- This event is over. However, time travel possible through our Audio & Video!
Are there deep historical roots to the war in Ukraine? is a round table discussion between three historians. It is the second event in the series Understanding the Contemporary World, organised by the Centre for Contemporary Challenges, University of Pécs, Hungary.
The history of what is now Ukraine – an independent state from 1991 – is complex and often re-interpreted to reflect the interests and the agenda of those who write it. As George Orwell put it in his novel 1984, “Who controls the past controls the future: who controls the present controls the past.” No wonder, therefore, that the past of Ukraine is a subject of political controversies whereas its exploration is replete with various theories and, at times, contradicting approaches. If anything, this is an excellent example of the study of the past as reflected through the lens of the present. Yet, our generation slowly comes to realise that contrary to the maxim expressed by George Orwell, the past does not define the present and even less so does it control the future.
The round-table discussion will treat the early history of the land of Rus, which, after converting to Byzantine Orthodox Christianity in 988, developed into the polity of Kyivan Rus between the tenth and twelfth centuries. The conquest by the Mongolians of Kyivan Rus in the thirteenth century will also be discussed before we touch upon the historical roots of the conflict between the Russian and Ukrainian Orthodoxies from an art historian’s perspective by highlighting the importance of the fifteenth-century split of the Church of the Eastern Slavs in Rus into two parts –the Moscow and Kyivan Metropolitanates, caused by the ecclesiastical union between the Churches of Rome and Constantinople, signed in 1439 in Florence. The Russians regarded this union with the “Latins” heretical and, by rejecting it, made their Church, the Moscow Metropolitanate, independent from the Patriarchate of Constantinople. Subject to the discussions will also be the Church Union of Brest-Litovsk (1596), when the Orthodox churches in the Polish-Litvanian Commonwealth were forced into union with the Papacy and so, the Greek Catholic Church was created, and also later developments when, after 1650, a large part of present-day Ukraine on the left bank of the Dnipro River got integrated into Russia. Polish-Ukrainian relations on the right bank of the Dnipro within the Polish-Lithuanian state became hostile and were marked by harsh and bloody conflicts. Yet, everything changed after the Bolshevik revolution in 1917.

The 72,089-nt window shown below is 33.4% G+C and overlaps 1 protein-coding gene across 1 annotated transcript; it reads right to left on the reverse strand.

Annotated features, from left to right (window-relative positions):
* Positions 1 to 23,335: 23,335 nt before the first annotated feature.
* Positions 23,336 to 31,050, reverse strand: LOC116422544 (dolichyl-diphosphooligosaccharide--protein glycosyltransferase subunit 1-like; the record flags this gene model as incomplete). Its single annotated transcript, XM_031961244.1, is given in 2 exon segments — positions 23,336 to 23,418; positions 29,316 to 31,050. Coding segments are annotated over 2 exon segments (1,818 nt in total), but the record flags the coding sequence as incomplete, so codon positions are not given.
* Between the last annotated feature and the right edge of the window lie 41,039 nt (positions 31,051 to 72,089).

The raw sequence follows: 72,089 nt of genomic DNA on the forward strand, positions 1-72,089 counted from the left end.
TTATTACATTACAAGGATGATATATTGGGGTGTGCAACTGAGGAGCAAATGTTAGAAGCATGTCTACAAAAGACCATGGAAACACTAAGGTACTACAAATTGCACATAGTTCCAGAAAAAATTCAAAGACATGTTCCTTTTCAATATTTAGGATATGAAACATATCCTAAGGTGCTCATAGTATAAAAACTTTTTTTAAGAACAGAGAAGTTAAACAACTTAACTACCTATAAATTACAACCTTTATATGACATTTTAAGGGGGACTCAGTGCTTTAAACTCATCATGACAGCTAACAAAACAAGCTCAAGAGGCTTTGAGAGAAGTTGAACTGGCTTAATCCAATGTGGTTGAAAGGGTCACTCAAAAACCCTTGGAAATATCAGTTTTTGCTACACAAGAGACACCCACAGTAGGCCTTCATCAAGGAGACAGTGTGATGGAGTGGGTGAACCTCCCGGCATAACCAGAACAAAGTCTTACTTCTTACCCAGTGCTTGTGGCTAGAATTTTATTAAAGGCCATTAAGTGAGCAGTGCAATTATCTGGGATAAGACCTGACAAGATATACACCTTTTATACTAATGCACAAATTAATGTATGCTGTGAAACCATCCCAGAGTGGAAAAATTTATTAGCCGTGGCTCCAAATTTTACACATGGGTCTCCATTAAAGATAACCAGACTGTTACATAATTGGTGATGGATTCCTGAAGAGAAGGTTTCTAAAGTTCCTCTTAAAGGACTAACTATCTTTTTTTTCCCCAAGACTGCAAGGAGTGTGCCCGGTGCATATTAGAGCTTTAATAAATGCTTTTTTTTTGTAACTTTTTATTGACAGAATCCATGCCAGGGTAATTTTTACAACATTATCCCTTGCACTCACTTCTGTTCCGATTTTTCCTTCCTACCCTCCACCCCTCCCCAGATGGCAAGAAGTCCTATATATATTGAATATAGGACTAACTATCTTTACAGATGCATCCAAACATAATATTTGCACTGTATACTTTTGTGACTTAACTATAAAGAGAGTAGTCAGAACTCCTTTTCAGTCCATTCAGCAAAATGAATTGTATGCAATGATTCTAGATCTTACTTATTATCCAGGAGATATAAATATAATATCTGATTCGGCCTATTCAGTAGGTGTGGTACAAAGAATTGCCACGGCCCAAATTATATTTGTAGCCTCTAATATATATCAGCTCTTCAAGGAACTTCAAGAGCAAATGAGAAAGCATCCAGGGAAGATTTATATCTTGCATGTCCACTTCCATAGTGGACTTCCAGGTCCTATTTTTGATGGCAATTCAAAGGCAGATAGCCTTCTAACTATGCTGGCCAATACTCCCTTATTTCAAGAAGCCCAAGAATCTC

This intricate past or, rather, our modern perception of it, will be the subject of this discussion that comprises a Ukrainian, a Russian, and an East-Central European participant, which is a unique event in the present warlike conditions. Yet, this will not be a political discussion. The three scholars will dig deep into the historical antecedents of the present conflict, from the 15th to the 20th century, but will stop at the magic date of 1917.
The first few talks in the series:
- Inaugural lecture: A Clash of Imaginary Civilisations? A talk by Prof. Istvan Perczel [Sep 1, 4pm, Faculty Hall, IISC]
- Are there deep historical roots to the war in Ukraine?
- A contemporary view on the war in Ukraine, by Dr. Samir Puri, Kings College, London and International Institute for Strategic Studies, Singapore
- The history of the European Union. Dr. Melinda Szappanyos, specialist in international law at the Department of Political Science and International Studies of the University of Pécs
- The medieval roots of the ecological disaster, by Sylvain Piron, professor at École des Hautes Études en Sciences Sociales, Paris
Kateryna Kovalchuk is a Ukrainian Byzantinist, who will speak about the contested history of Kyivan/Kievan Rus.
Mikhail Dmitriev is a historian of medieval Russia and the Slavic lands, who would speak about “Ukraine, Russia, and Poland in their historical encounter from the 17th to the early 20th centuries.” His main thesis is that the post-1917 Ukrainian history is a product of a great disruption and that the Russo-Ukrainian relations in the USSR should be regarded in a context that is radically different from the pre-1917 realities.
Ágnes Kriza is a Slavist and art historian, author of two monographs on medieval art and culture of Rus. Her recent book, Depicting Orthodoxy in the Russian Middle Ages: The Novgorod Icon of Sophia, the Divine Wisdom (OUP, 2022) explores the significance of anti-Western visual polemics in medieval Russian art. She will speak about the historical roots of the conflict between the Russian and Ukrainian Orthodoxies from an art historian’s perspective by highlighting the importance of the fifteenth-century split of the church of the Eastern Slavs in Rus into two parts –the Moscow and Kyivan Metropolitanates.
István Perczel is a Historian and a Professor in the Medieval Studies Department at the Central European University, Vienna, Austria.